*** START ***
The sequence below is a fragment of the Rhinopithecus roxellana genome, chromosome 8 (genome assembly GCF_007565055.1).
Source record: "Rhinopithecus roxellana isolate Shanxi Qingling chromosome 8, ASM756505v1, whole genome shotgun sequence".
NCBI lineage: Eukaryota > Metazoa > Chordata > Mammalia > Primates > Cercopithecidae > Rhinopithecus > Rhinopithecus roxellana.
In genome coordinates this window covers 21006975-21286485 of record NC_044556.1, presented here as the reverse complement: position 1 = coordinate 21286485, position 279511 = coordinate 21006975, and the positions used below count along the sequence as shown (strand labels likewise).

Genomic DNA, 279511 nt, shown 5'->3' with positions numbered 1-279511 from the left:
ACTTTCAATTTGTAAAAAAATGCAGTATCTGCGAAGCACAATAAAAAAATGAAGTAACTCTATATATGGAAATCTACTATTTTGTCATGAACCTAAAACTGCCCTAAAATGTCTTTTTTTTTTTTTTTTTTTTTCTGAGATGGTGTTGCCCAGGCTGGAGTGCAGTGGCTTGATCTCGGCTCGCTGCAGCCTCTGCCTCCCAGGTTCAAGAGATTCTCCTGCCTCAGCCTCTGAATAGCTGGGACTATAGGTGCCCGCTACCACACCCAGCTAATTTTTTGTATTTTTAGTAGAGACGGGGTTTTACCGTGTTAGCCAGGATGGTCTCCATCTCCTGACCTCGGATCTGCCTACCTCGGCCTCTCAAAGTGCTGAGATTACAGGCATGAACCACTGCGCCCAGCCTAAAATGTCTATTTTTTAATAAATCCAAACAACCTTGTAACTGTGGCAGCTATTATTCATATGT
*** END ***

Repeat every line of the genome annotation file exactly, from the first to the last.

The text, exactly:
The sequence below is a fragment of the Rhinopithecus roxellana genome, chromosome 8 (genome assembly GCF_007565055.1).
Source record: "Rhinopithecus roxellana isolate Shanxi Qingling chromosome 8, ASM756505v1, whole genome shotgun sequence".
NCBI lineage: Eukaryota > Metazoa > Chordata > Mammalia > Primates > Cercopithecidae > Rhinopithecus > Rhinopithecus roxellana.
In genome coordinates this window covers 21006975-21286485 of record NC_044556.1, presented here as the reverse complement: position 1 = coordinate 21286485, position 279511 = coordinate 21006975, and the positions used below count along the sequence as shown (strand labels likewise).

Genomic DNA, 279511 nt, shown 5'->3' with positions numbered 1-279511 from the left:
ACTTTCAATTTGTAAAAAAATGCAGTATCTGCGAAGCACAATAAAAAAATGAAGTAACTCTATATATGGAAATCTACTATTTTGTCATGAACCTAAAACTGCCCTAAAATGTCTTTTTTTTTTTTTTTTTTTTTCTGAGATGGTGTTGCCCAGGCTGGAGTGCAGTGGCTTGATCTCGGCTCGCTGCAGCCTCTGCCTCCCAGGTTCAAGAGATTCTCCTGCCTCAGCCTCTGAATAGCTGGGACTATAGGTGCCCGCTACCACACCCAGCTAATTTTTTGTATTTTTAGTAGAGACGGGGTTTTACCGTGTTAGCCAGGATGGTCTCCATCTCCTGACCTCGGATCTGCCTACCTCGGCCTCTCAAAGTGCTGAGATTACAGGCATGAACCACTGCGCCCAGCCTAAAATGTCTATTTTTTAATAAATCCAAACAACCTTGTAACTGTGGCAGCTATTATTCATATGT